Hidden- Guilford College Senior Art Thesis, 2017

Artist Statement:


Dreams, memories, the sacred—they are all alike in that they are beyond our grasp. Once we are even marginally separated from what we can touch, the object is sanctified; it acquires the beauty of the unattainable, the quality of the miraculous. Everything, really, has this quality of sacredness . . .

—Yukio Mishima

I am what I put into this world. If art grants me the ability to spread ideas, beauty, and vision, how can I deny it? Relief printmaking is a medium I fell into only recently, but I can think of no other form of communication that is more meaningful to me. The act of carving, inking, and printing linoleum requires discipline, strength, thought, care—all I could ever wish to portray through my work.

I view objects as a means of remembrance. “Beauty is in the eye of the beholder” is a redundant idea, but I would argue that everything is in the eye of the beholder. The simplicity of a flower in a field becomes complex when we consider the competing roles it plays in different people’s lives: a token of affection, the audience to bad news, the background to an indifferent jogger. In this collection of prints and projected animations, I am linking objects to my experiences in the past year to show that people attach their intangible memories to the tangible world.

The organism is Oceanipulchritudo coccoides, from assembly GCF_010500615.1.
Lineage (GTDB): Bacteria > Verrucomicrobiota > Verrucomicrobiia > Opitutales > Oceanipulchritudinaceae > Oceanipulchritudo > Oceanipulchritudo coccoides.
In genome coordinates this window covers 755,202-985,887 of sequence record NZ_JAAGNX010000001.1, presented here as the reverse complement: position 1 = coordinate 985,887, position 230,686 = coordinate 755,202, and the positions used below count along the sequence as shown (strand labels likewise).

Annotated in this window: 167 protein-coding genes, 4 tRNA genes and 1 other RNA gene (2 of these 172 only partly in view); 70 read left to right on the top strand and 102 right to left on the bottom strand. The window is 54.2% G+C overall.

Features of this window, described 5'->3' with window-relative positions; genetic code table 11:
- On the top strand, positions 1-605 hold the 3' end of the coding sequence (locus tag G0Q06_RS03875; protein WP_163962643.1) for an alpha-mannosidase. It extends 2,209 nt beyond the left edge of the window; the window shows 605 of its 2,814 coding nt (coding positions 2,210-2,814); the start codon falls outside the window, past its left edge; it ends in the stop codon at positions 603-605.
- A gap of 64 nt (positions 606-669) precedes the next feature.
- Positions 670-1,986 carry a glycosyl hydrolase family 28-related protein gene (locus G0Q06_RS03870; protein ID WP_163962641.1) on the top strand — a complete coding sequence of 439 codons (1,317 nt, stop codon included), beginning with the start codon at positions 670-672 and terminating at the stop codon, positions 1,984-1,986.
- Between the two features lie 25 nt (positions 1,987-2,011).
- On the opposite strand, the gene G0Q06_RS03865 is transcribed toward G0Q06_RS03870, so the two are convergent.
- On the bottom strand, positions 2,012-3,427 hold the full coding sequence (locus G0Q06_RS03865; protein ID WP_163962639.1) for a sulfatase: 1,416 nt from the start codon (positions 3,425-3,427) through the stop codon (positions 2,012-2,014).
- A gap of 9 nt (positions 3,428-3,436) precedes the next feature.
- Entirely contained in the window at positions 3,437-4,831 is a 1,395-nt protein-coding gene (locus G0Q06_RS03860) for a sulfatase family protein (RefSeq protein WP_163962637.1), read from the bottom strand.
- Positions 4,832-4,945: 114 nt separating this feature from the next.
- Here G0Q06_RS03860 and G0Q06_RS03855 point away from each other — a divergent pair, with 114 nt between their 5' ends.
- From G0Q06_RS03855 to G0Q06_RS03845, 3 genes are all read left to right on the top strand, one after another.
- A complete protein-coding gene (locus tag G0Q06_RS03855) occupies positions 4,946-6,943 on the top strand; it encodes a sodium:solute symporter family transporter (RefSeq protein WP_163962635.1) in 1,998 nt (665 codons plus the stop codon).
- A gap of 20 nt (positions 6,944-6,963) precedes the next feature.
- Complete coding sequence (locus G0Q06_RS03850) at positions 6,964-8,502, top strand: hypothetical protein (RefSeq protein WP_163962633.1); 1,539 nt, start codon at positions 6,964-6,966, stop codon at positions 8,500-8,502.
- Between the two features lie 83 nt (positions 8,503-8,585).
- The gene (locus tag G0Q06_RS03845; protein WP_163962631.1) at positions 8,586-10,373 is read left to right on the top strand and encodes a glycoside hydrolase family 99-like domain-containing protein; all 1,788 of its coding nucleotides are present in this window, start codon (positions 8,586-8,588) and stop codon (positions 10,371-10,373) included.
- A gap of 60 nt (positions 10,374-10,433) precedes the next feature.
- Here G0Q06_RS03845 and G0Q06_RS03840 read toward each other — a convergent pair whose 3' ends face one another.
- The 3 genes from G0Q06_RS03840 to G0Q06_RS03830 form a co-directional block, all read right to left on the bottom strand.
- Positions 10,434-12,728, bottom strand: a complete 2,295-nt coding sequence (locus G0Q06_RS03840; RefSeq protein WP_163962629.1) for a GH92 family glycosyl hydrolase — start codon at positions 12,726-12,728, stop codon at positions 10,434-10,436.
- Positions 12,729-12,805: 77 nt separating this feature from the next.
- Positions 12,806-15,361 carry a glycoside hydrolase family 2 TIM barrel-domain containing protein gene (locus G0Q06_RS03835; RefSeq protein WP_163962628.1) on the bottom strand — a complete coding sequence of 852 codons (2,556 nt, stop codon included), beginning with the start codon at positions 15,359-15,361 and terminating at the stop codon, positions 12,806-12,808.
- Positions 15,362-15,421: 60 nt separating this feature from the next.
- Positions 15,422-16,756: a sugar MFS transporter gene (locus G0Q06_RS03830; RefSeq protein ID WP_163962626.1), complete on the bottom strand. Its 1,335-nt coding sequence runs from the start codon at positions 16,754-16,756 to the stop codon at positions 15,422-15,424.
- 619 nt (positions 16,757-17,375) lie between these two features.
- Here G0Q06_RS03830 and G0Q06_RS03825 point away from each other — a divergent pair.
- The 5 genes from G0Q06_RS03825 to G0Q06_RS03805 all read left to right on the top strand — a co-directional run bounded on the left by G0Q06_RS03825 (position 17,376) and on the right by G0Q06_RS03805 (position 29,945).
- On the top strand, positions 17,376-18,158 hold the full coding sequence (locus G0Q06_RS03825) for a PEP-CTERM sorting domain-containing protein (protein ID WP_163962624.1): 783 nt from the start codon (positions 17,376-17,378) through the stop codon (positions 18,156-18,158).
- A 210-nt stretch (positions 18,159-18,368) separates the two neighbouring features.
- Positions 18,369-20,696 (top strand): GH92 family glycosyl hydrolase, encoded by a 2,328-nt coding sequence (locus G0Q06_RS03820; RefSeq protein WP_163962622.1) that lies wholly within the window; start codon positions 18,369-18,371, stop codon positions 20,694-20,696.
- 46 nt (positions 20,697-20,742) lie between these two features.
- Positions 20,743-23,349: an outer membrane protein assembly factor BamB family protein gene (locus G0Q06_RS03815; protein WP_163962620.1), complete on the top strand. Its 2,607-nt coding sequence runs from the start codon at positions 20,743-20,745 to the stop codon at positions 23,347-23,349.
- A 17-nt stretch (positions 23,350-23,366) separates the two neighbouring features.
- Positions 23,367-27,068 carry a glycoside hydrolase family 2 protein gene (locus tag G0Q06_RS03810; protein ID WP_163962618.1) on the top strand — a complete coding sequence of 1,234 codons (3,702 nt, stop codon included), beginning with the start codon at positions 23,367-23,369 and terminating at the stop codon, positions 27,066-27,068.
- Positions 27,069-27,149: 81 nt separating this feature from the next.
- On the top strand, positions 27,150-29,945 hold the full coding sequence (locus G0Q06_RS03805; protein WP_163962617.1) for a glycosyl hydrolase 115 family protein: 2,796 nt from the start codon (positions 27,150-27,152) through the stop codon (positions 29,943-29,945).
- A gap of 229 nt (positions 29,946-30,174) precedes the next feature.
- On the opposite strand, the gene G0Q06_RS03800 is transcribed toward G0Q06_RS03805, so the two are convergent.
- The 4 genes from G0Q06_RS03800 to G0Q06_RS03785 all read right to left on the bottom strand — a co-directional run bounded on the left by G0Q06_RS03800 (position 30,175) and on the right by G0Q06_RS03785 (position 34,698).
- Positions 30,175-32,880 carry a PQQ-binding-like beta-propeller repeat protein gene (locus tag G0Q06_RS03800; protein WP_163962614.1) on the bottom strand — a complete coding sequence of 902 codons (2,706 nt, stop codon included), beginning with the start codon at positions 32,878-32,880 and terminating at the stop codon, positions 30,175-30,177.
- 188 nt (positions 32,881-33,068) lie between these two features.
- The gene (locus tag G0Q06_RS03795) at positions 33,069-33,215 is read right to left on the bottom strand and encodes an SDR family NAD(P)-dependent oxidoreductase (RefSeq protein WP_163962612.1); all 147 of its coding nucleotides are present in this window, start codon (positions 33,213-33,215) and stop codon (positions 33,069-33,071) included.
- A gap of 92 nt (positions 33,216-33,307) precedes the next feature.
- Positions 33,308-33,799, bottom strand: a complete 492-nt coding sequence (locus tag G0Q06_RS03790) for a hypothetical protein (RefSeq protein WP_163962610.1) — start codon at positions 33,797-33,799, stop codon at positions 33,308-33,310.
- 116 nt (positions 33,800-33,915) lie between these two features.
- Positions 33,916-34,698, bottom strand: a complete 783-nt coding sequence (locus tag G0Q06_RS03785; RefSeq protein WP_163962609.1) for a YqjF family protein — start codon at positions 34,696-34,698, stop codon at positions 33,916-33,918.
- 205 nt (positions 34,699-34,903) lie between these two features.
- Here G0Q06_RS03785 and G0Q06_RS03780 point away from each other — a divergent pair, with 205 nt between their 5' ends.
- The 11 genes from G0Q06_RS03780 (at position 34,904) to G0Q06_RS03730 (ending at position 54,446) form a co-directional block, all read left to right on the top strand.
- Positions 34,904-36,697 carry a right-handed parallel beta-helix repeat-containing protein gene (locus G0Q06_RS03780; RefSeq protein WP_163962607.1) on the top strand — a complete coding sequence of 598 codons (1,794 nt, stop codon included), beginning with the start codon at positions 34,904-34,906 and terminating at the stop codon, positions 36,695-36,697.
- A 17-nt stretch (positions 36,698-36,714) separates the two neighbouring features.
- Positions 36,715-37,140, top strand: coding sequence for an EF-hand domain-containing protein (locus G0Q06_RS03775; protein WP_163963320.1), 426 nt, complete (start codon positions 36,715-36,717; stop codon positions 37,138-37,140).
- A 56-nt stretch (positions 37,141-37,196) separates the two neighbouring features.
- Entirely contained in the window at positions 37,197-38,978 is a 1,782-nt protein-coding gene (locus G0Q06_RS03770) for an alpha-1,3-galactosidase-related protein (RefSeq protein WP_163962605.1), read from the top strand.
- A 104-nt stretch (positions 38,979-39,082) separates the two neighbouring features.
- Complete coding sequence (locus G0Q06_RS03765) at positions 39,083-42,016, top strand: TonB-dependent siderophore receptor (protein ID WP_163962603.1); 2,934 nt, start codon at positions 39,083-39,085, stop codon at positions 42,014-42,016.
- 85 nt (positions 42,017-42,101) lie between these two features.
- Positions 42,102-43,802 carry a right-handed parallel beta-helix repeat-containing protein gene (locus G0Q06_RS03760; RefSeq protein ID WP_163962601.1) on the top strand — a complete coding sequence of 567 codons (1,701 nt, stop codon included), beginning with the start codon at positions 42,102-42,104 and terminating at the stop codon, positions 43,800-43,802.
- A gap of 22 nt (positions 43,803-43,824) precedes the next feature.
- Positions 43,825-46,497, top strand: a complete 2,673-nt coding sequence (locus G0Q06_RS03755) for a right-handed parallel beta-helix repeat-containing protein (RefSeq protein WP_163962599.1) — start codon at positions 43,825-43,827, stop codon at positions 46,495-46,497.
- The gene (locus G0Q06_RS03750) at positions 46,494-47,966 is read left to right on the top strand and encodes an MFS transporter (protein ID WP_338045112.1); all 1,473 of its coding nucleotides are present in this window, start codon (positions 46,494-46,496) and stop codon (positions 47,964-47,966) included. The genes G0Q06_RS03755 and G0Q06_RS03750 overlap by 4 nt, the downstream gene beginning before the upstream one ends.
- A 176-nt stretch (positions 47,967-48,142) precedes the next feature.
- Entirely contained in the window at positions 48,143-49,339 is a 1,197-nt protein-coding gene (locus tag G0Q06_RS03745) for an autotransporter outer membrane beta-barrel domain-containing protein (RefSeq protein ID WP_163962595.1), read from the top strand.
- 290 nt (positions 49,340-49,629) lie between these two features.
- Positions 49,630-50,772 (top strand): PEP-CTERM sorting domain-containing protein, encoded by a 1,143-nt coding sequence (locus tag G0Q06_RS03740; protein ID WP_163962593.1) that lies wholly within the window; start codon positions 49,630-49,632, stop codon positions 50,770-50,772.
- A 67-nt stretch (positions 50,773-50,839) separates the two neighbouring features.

My piece Internet Research on How to Befriend Crows Not Playing Out as Fast as I Thought features a linocut print of scattered almonds. While carving this image, I pictured the crows in my backyard, staring at my offering of almonds but never eating them. The memory looped in my mind each time I traced the almond shapes with my blade, each time a long strand of linoleum fell to the ground. I took this sensation of looping memory and superimposed it over my almond print through projected animation. The fluidity of animated drawings holds a quality very similar to how a memory plays in my mind. Transformative shapes seep out of the almond print like brainwaves and briefly mold into a memory before melting back into nothingness. I visually allow the viewer a glimpse into my memory with the prints I have animated. The titles of my work directs viewers to see what I see in each object, but before doing so I invite them to impose their own memories on the commonplace objects I have depicted. What is hidden to me may be prominent to another.

—Kate Mitchell


Linocut prints:

Accompanied animations: